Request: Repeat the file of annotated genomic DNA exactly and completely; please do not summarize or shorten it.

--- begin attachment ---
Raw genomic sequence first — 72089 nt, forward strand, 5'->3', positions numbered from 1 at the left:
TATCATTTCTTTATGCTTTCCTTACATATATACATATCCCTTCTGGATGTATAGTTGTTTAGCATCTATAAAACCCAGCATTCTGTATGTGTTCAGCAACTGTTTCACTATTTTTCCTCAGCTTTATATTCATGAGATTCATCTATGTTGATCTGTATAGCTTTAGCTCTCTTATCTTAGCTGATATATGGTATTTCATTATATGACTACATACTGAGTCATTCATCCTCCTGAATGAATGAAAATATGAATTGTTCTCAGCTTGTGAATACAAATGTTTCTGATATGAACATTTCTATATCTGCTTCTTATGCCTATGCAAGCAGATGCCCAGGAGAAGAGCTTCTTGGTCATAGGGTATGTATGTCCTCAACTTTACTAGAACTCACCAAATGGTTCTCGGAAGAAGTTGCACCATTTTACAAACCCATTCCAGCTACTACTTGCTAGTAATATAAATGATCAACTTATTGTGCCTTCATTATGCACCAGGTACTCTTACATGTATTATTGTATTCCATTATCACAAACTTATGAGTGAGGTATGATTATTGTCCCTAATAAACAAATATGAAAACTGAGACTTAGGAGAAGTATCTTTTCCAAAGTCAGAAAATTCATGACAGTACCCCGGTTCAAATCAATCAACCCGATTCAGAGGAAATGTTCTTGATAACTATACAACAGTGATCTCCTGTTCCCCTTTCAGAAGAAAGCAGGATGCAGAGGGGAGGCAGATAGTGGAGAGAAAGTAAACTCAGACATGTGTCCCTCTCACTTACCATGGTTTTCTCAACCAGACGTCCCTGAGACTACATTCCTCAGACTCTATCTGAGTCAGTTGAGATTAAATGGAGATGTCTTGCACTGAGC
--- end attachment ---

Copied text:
Raw genomic sequence first — 72089 nt, forward strand, 5'->3', positions numbered from 1 at the left:
TATCATTTCTTTATGCTTTCCTTACATATATACATATCCCTTCTGGATGTATAGTTGTTTAGCATCTATAAAACCCAGCATTCTGTATGTGTTCAGCAACTGTTTCACTATTTTTCCTCAGCTTTATATTCATGAGATTCATCTATGTTGATCTGTATAGCTTTAGCTCTCTTATCTTAGCTGATATATGGTATTTCATTATATGACTACATACTGAGTCATTCATCCTCCTGAATGAATGAAAATATGAATTGTTCTCAGCTTGTGAATACAAATGTTTCTGATATGAACATTTCTATATCTGCTTCTTATGCCTATGCAAGCAGATGCCCAGGAGAAGAGCTTCTTGGTCATAGGGTATGTATGTCCTCAACTTTACTAGAACTCACCAAATGGTTCTCGGAAGAAGTTGCACCATTTTACAAACCCATTCCAGCTACTACTTGCTAGTAATATAAATGATCAACTTATTGTGCCTTCATTATGCACCAGGTACTCTTACATGTATTATTGTATTCCATTATCACAAACTTATGAGTGAGGTATGATTATTGTCCCTAATAAACAAATATGAAAACTGAGACTTAGGAGAAGTATCTTTTCCAAAGTCAGAAAATTCATGACAGTACCCCGGTTCAAATCAATCAACCCGATTCAGAGGAAATGTTCTTGATAACTATACAACAGTGATCTCCTGTTCCCCTTTCAGAAGAAAGCAGGATGCAGAGGGGAGGCAGATAGTGGAGAGAAAGTAAACTCAGACATGTGTCCCTCTCACTTACCATGGTTTTCTCAACCAGACGTCCCTGAGACTACATTCCTCAGACTCTATCTGAGTCAGTTGAGATTAAATGGAGATGTCTTGCACTGAGC